yummly

Yummly's Semantic Search Engine Is The Ultimate Online Cookbook For Foodies

Next Story

Five things to know about iOS 4.0

There are a number of online destinations to find recipes, including Epicurious, All Recipes, Bing and FoodNetwork.com. But a new company is trying to disrupt this arena with a powerful semantic food search portal. Yummly is launching a new food search site to find and share over 500,000 recipes on the web.

Similar to other recipe sites, Yummly aggregates recipes from around the web. But what differentiates the site is its powerful filters and search features. Not only can you filter results by type of food, course, and ingredient, but you can also break down recipes by diet, allergy, nutrition, price, cuisine, time, taste, and sources.

You can also edit and save any recipe with ingredient substitutions and adjustments based on your preferences; Yummly will recalculate the recipe to reflect the new ingredient amounts. So if you wanted to cut a recipe down to one portion, Yummly will recalculate the ingredients you need for a smaller version of a dish. And Yummly calculates the nutritional value for each recipe, showing you the breakdown of calories, fats, proteins, and carbohydrates. Users can also import and add their favorite recipes from other websites and save them in their Yummly recipe box. The site also ‘learns’ what users like to eat from their recipe searches and then offers them customized, taste-specific recommendations based on their preferences.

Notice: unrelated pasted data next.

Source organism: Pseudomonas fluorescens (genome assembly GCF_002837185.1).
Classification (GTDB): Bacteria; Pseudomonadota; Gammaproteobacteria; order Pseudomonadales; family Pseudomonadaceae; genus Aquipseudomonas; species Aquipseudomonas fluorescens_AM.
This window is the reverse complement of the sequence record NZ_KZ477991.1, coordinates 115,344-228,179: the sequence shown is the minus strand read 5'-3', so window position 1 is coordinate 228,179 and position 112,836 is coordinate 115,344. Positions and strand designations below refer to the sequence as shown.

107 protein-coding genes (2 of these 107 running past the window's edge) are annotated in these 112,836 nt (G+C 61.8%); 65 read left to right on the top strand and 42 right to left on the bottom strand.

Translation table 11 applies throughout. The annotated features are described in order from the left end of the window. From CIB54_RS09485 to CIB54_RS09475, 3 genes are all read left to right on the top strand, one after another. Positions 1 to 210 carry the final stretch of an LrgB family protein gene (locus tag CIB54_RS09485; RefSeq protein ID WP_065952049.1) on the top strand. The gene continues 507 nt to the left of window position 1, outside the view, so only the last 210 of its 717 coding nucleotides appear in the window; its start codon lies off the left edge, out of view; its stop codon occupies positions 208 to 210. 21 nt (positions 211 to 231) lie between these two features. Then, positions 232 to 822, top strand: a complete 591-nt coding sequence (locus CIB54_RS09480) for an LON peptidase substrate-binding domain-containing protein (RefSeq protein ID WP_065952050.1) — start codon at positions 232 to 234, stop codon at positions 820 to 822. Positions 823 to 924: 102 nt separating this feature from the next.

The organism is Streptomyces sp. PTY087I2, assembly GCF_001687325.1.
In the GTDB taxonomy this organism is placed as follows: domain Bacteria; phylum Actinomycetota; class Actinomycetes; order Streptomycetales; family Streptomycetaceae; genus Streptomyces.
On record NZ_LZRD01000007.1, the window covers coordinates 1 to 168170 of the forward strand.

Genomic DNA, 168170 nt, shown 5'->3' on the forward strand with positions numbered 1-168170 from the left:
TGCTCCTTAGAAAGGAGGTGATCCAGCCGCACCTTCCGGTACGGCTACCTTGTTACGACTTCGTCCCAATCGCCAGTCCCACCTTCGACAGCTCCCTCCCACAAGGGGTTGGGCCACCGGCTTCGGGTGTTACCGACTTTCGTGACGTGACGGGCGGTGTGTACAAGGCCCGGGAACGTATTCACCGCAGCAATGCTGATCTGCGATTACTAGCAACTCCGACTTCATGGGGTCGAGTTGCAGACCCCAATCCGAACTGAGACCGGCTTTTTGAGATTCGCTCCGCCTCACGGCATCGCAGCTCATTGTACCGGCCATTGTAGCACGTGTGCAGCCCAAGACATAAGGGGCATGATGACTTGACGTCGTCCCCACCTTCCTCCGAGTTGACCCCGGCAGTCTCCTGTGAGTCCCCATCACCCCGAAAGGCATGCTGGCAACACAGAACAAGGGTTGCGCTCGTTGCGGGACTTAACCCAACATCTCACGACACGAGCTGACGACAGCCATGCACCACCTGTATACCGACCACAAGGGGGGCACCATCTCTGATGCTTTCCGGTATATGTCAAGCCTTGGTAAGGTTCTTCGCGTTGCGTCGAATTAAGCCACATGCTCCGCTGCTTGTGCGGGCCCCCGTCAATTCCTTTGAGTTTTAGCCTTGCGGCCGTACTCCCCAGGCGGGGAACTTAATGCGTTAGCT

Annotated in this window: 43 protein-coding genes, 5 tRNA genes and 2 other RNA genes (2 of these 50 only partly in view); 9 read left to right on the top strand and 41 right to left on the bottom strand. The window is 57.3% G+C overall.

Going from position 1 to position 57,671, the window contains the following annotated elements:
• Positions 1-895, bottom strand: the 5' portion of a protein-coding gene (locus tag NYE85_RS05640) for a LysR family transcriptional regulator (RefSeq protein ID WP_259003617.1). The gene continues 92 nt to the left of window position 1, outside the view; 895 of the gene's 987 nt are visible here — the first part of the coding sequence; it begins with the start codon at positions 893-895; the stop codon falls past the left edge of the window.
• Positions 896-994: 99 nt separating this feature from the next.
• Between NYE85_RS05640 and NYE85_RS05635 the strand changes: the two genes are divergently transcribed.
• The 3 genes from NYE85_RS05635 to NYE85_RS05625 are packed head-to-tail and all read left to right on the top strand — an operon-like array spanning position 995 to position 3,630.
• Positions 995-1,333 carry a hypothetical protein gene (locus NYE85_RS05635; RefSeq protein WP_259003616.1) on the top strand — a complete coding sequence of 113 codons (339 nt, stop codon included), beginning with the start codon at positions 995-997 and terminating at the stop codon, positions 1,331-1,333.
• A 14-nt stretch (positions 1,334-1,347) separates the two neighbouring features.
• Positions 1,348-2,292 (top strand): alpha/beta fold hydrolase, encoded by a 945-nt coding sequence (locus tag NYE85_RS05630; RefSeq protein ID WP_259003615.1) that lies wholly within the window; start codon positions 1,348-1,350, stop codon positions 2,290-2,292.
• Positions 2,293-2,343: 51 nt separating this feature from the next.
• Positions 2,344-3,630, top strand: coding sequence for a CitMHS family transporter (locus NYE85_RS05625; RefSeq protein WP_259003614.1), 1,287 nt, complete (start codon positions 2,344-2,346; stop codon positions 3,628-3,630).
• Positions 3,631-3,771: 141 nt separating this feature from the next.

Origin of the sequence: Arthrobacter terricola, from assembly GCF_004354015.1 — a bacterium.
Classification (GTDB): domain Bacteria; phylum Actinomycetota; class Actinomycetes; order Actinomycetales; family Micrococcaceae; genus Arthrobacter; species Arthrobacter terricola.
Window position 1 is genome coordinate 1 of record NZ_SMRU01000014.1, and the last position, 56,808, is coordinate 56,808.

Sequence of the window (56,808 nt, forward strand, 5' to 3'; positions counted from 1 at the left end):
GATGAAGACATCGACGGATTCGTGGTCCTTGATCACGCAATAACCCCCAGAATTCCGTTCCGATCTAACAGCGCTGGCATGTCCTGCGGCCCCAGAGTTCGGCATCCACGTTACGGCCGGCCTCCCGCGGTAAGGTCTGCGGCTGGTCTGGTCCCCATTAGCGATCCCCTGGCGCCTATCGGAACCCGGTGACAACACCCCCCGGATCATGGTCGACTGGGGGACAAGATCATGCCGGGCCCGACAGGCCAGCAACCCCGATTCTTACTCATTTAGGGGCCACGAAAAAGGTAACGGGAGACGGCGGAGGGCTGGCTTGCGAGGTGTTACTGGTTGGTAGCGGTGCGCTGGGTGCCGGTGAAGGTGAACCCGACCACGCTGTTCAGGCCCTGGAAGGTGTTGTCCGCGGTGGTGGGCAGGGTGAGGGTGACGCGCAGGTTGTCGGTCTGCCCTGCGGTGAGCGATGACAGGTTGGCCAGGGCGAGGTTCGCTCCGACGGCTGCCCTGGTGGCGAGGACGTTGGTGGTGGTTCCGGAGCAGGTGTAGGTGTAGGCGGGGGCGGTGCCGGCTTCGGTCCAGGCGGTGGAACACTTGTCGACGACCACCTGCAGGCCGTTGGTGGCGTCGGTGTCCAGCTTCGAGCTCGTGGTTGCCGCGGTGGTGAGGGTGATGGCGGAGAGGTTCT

Founded in 2009 by former StumbleUpon and eBay employee David Feller, Yummly could be one of the more powerful food recipe search engines in the market. The site also has an impressive list of angel investors and advisors, including Michael Dearing, Harrison Metal Capital; Jeff Jordan, CEO of OpenTable; Bruce Shaw, President of The Harvard Common Press; Bill Cobb, former President of eBay, and a former executive of PepsiCo and Yum Brands; Brad O’Neill, CEO, TechValidate and founding investor of StumbleUpon; and Justin LaFrance and Geoff Smith, co-Founders of StumbleUpon.

The biggest challenge Yummly will have is drawing traffic to its site. But once foodies start using the powerful search portal, I have a feeling that they may never return to other recipe sites.

blog comments powered by Disqus